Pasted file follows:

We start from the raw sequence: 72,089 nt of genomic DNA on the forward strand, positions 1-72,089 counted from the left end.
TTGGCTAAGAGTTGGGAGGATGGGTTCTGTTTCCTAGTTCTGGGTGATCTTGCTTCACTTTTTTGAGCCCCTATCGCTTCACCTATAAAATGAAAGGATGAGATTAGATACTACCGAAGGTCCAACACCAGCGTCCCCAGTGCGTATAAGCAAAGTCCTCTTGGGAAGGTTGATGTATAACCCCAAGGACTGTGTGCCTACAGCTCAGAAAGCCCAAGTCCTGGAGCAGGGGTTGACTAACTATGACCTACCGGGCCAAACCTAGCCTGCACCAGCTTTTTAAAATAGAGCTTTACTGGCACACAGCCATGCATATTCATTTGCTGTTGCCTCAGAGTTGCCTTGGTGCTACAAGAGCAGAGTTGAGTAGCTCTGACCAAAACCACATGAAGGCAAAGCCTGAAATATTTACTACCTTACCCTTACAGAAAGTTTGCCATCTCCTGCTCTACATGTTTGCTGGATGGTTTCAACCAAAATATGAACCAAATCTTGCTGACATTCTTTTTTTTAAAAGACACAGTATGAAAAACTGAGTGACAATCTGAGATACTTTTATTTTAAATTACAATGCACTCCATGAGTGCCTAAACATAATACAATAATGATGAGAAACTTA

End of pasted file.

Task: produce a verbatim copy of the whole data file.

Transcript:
We start from the raw sequence: 72,089 nt of genomic DNA on the forward strand, positions 1-72,089 counted from the left end.
TTGGCTAAGAGTTGGGAGGATGGGTTCTGTTTCCTAGTTCTGGGTGATCTTGCTTCACTTTTTTGAGCCCCTATCGCTTCACCTATAAAATGAAAGGATGAGATTAGATACTACCGAAGGTCCAACACCAGCGTCCCCAGTGCGTATAAGCAAAGTCCTCTTGGGAAGGTTGATGTATAACCCCAAGGACTGTGTGCCTACAGCTCAGAAAGCCCAAGTCCTGGAGCAGGGGTTGACTAACTATGACCTACCGGGCCAAACCTAGCCTGCACCAGCTTTTTAAAATAGAGCTTTACTGGCACACAGCCATGCATATTCATTTGCTGTTGCCTCAGAGTTGCCTTGGTGCTACAAGAGCAGAGTTGAGTAGCTCTGACCAAAACCACATGAAGGCAAAGCCTGAAATATTTACTACCTTACCCTTACAGAAAGTTTGCCATCTCCTGCTCTACATGTTTGCTGGATGGTTTCAACCAAAATATGAACCAAATCTTGCTGACATTCTTTTTTTTAAAAGACACAGTATGAAAAACTGAGTGACAATCTGAGATACTTTTATTTTAAATTACAATGCACTCCATGAGTGCCTAAACATAATACAATAATGATGAGAAACTTA